9. London Leviathans
In 2006 many onlookers marvelled at the appearance of a bottlenose whale that became stranded in the Thames – the first recorded sighting of such an animal since 1913. However during the summer of 1658 another whale turned up at Greenwich; unfortunately the creature had been struck with a harping iron out at sea, become weakened and died. In a newsletter written by a John Barber to the Viscount Scudamore, dated June 8th of that year, he says:
The people of this Towne have gratified their eyes for almost a weeke together with a Succession of novelties: Green-goose-faire is the preface to the trapanning of a young whale betwixt Blackwall and Greenwich: a strange and unwonted spectacle here; it is sayd to be faeminine, & about 58. foot long, & about 12. in thicknesse; She was first discovered neare Blacke-wall, pursued by hideous cries of watermen, strucke first by a fisher man’s anchor, throwne from a bold hand, & then attempted by severall engines, V[iz.], musket-shot, resented his wounds soe highly that he made an outcry the most terrible that fancy could create; in fine they kill’d him, & drag’d him at a loyter [lighter, a boat used for lading] to Greenwich where then thousands of people in a day are to see him: men & ladies are carried on porter’s backes to him as he lyes in the water . . . to the great content of the beholders: a gent that I know, with 7. or 8. more were at once in his mouth: his tongue is the whole breadth of his mouth: of the tonge of some great whales have bin made no less then 4. tun of oyle, as I am told: but as for the throat of the greatest Leviathan it is no wider than the thicknesse of mans arme, which confirmes that of Jonas to be purely a miracle: This monster hath hugely inrich’d Greenwich & Deptford, but is now remov’d to Blackwall to perfume that place, for he stinks intollerably: some say the protector doth challenge it, as being a fish royall, but had it bin but a sturgion the Lord mayor might have had it.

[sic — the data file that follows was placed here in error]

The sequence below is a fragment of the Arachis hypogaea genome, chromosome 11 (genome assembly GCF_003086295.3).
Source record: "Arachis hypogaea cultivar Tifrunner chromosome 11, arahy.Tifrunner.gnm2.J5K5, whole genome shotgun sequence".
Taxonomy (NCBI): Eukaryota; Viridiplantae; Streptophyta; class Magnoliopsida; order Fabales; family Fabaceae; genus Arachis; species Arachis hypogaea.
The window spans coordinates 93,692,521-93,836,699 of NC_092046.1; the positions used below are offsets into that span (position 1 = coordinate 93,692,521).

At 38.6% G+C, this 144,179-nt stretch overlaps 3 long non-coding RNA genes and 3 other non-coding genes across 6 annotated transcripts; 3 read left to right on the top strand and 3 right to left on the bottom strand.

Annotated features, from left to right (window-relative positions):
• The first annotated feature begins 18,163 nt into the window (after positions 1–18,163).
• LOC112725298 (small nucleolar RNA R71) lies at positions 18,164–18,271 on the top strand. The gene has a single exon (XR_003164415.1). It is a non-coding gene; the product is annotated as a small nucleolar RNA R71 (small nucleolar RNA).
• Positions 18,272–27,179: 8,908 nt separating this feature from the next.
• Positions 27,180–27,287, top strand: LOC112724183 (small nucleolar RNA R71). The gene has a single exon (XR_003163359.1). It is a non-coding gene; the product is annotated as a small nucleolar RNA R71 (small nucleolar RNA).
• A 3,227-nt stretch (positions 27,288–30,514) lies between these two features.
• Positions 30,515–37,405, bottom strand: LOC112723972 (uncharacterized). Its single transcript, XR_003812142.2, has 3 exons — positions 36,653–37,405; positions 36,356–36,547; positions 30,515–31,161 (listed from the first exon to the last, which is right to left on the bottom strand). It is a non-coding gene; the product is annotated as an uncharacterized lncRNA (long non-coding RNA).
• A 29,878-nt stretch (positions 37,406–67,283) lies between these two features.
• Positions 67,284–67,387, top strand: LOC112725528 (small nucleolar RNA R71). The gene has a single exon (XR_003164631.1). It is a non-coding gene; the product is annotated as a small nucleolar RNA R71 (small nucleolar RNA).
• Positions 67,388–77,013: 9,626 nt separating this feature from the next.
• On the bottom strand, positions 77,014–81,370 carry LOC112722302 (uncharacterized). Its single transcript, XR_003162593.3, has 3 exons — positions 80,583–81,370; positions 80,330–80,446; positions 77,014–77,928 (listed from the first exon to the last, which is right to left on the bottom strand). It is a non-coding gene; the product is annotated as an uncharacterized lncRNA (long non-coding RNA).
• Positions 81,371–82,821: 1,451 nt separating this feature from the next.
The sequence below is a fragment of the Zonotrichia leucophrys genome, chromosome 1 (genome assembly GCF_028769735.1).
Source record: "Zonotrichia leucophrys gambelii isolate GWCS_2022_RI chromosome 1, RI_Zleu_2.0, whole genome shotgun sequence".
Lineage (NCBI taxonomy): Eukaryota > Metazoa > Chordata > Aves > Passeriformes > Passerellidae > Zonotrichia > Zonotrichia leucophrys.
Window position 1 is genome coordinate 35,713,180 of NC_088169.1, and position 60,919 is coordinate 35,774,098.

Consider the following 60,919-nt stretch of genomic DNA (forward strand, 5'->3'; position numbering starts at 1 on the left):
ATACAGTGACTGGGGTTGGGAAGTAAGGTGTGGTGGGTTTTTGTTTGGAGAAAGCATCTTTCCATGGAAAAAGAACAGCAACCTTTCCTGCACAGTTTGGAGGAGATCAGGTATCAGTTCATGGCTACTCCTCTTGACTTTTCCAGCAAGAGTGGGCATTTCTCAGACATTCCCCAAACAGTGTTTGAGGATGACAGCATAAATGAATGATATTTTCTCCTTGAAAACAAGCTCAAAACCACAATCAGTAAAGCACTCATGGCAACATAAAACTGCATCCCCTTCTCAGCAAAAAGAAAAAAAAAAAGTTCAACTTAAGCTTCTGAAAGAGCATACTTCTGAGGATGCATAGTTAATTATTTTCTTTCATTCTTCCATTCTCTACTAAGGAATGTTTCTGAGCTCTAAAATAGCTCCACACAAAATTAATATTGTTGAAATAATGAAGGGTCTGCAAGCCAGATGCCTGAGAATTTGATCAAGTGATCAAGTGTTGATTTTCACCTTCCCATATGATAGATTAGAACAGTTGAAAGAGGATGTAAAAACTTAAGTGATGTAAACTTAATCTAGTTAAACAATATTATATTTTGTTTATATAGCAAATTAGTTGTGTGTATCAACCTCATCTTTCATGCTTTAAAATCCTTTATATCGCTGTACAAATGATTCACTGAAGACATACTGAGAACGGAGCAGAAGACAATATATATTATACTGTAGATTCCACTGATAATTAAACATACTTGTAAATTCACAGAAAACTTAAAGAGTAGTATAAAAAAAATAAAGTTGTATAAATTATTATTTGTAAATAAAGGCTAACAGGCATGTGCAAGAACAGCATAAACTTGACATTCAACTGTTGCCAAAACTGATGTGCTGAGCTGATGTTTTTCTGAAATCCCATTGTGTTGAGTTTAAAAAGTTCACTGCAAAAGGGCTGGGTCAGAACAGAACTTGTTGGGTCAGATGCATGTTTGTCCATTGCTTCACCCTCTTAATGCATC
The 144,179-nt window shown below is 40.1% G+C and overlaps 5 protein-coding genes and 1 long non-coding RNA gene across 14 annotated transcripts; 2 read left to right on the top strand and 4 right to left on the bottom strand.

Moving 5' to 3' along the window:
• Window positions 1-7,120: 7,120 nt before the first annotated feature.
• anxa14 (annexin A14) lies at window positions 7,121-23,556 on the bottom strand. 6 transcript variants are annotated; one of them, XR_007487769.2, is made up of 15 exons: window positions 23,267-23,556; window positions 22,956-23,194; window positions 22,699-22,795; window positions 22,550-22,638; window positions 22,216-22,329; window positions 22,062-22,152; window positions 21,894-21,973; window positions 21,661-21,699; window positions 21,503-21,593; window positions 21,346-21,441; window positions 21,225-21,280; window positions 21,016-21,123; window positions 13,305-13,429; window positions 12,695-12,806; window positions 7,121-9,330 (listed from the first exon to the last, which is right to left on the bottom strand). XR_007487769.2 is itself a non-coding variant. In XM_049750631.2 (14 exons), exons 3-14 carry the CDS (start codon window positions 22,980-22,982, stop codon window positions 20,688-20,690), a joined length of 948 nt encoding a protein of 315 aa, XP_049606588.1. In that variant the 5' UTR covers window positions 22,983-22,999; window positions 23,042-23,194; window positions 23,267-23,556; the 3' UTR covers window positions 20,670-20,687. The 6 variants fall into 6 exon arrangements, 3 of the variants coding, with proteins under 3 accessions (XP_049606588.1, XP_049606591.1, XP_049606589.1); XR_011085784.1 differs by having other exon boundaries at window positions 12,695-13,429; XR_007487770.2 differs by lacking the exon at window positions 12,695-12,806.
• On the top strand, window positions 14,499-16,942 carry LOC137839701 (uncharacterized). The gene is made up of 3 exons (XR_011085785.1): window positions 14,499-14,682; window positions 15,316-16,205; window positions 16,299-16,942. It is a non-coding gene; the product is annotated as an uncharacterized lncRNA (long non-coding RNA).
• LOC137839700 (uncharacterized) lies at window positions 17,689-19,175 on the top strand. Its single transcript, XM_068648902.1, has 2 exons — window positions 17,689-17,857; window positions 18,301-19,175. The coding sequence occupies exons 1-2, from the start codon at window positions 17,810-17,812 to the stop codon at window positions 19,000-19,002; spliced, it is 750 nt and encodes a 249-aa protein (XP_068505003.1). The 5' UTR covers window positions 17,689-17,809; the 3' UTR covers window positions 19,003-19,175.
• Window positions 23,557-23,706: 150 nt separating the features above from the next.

However such appearances are certainly not the most mysterious to occur in waters around London. During 1993 several witnesses observed a creature resembling a seal, but with a very long neck, as it swam up the Thames Estuary; whilst fifty years previous a seal was in fact caught in a Hampstead pond after several bemused witnesses reported seeing an animal they couldn’t identify. Long-necked seals, however, do not exist – certainly not of a size to be confused with a sea serpent.
The strangest watery beast to appear in London was observed in 1925 by Captain F D B Haselfoot and Commander M R Southern who were aboard HMS Kellet in an area known as Black Deep. They saw a long neck come out of the water and rise some ten feet above the waves – the beast was so close that the two startled witnesses were able to see clearly the long teeth…
By Neil Arnold
Image of Gustave Doré’s 1865 engraving ‘Destruction of Leviathan’ via Wikimedia Commons.